On November 1, 2015, Lafley stepped down, passing the reins to David Taylor, who had built his career at P&G. He had most recently been assigned to take over the firm’s struggling beauty unit. Taylor continued with Lafley’s strategy of cutting back on P&G’s brands. The sale of 43 of the firm’s beauty brands to Coty in a $12 billion deal was completed in October 2016. A few months earlier, P&G had completed the transfer of Duracell to Berkshire Hathaway through an exchange of shares.

EXHIBIT 5 Financial Breakdown 2016

Source: P&G Annual Report 2016.

Fighting for Its Iconic Status

For years, P&G had spent heavily to build on its success with legacy soap and detergent brands to acquire hundreds of additional brands in new businesses that it hoped could also become part of consumers’ daily routines. The latest effort to jettison over half of its brands indicated that the strategy was not working anymore. In particular, P&G has been struggling with its push to place more emphasis on products that carry higher margins in order to move it away from its dependence on household staples.

The firm’s aggressive push into beauty, for example, has struggled to show much growth. Lafley had tried to build the firm’s presence in this business for years, regarding it as a high margin, faster growing complement to the firm’s core household products. The firm has struggled to show growth in this business and it has been generating the lowest profit margins. Sales of Olay skin care products and Pantene hair care products have mostly sagged in recent years. Its efforts to build a line of perfumes around licenses with Dolce & Gabbana, Gucci and Hugo Boss were also running into problems.

page C194 

Having discarded more than half of its brands over the past two years, P&G was optimistic that its turnaround efforts were starting to show results. On January 20, 2017, the firm offered a more upbeat outlook for sales growth in the coming year. “We are essentially on track with where we hoped we would be,” finance chief Jon Moeller said in a call with analysts.8 Yet a half-dozen analysts have cut their downgraded P&G’s stock over the past month. “Cosmetics, household and personal care stocks are no longer in vogue,” wrote Barclays analyst Lauren Lieberman in a recent report.9

ENDNOTES

1Jennifer Reingold & Doris Burke. Can P&G’s CEO hang on? Fortune, February 25, 2013, p. 69.

2Alex Coolridge. P&G plans to unload more than its brands. Cincinnati Enquirer, August 2, 2014, p. 1.

3David Benoit & Sharon Terlep. Activist Builds $3 Billion Stake in P&G. Wall Street Journal, February 15, 2017, p. A1.

4Fortune, February 25, 2013, p. 70.

5Fortune, February 25, 2013, p. 70.

6Fortune, February 25, 2013, p. 75.

7Cincinnati Enquirer, August 2, 2014, p. 1.

8Sharon Terlep. Procter & Gamble’s Outlook Improves. Wall Street Journal, January 21, 2017, p. B3.

9Alexander Coolridge. 4 Things That Could Sink P&G in 2017. Cincinnati Enquirer, January 15, 2017, p. G2.

* Case prepared by Jamal Shamsie, Michigan State University, with the assistance of Professor Alan B. Eisner, Pace University. Material has been drawn from published sources to be used for purposes of class discussion. Copyright © 2017 Jamal Shamsie and Alan B. Eisner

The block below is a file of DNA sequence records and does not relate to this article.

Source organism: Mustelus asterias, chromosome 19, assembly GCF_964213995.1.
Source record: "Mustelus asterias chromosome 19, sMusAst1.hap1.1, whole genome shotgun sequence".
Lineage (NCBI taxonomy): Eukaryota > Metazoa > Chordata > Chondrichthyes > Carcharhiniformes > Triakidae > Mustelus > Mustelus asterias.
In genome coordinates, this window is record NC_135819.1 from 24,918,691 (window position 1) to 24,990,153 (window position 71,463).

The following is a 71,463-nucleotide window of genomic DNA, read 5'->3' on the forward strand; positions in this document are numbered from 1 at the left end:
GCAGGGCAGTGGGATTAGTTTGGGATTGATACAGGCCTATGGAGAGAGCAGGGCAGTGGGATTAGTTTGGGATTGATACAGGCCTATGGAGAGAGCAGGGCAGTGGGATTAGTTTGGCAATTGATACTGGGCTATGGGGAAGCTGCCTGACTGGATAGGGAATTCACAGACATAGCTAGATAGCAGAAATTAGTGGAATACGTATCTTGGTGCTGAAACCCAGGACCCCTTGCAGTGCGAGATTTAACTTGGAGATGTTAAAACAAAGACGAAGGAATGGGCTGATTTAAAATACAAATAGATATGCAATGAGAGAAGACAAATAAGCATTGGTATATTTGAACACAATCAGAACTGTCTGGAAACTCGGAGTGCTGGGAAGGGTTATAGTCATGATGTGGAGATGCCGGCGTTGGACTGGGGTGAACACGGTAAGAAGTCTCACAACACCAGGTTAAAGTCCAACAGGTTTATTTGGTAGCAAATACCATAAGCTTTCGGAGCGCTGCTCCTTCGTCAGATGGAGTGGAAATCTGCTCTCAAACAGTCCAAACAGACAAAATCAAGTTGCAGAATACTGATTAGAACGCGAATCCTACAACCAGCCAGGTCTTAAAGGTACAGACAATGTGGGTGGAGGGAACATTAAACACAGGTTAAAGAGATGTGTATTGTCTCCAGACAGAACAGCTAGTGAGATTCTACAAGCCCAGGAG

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Financial ratio analysis A reading prepared by Pamela Peterson Drake

O U T L I N E

1. Introduction 2. Liquidity ratios 3. Profitability ratios and activity ratios 4. Financial leverage ratios 5. Shareholder ratios

1. Introduction As a manager, you may want to reward employees based on their performance. How do you know how well they have done? How can you determine what departments or divisions have performed well? As a lender, how do decide the borrower will be able to pay back as promised? As a manager of a corporation how do you know when existing capacity will be exceeded and enlarged capacity will be needed? As an investor, how do you predict how well the securities of one company will perform relative to that of another? How can you tell whether one security is riskier than another? We can address all of these questions through financial analysis.

Financial analysis is the selection, evaluation, and interpretation of financial data, along with other pertinent information, to assist in investment and financial decision-making. Financial analysis may be used internally to evaluate issues such as employee performance, the efficiency of operations, and credit policies, and externally to evaluate potential investments and the credit-worthiness of borrowers, among other things.

The analyst draws the financial data needed in financial analysis from many sources. The primary source is the data provided by the company itself in its annual report and required disclosures. The annual report comprises the income statement, the balance sheet, and the statement of cash flows, as well as footnotes to these statements. Certain businesses are required by securities laws to disclose additional information.

Besides information that companies are required to disclose through financial statements, other information is readily available for financial analysis. For example, information such as the market prices of securities of publicly-traded corporations can be found in the financial press and the electronic media daily. Similarly, information on stock price indices for industries and for the market as a whole is available in the financial press.

Another source of information is economic data, such as the Gross Domestic Product and Consumer Price Index, which may be useful in assessing the recent performance or future prospects of a company or industry. Suppose you are evaluating a company that owns a chain of retail outlets. What information do you need to judge the company’s performance and financial condition? You need financial data, but it doesn’t tell the whole story. You also need information on consumer

Financial ratios, a reading prepared by Pamela Peterson Drake 1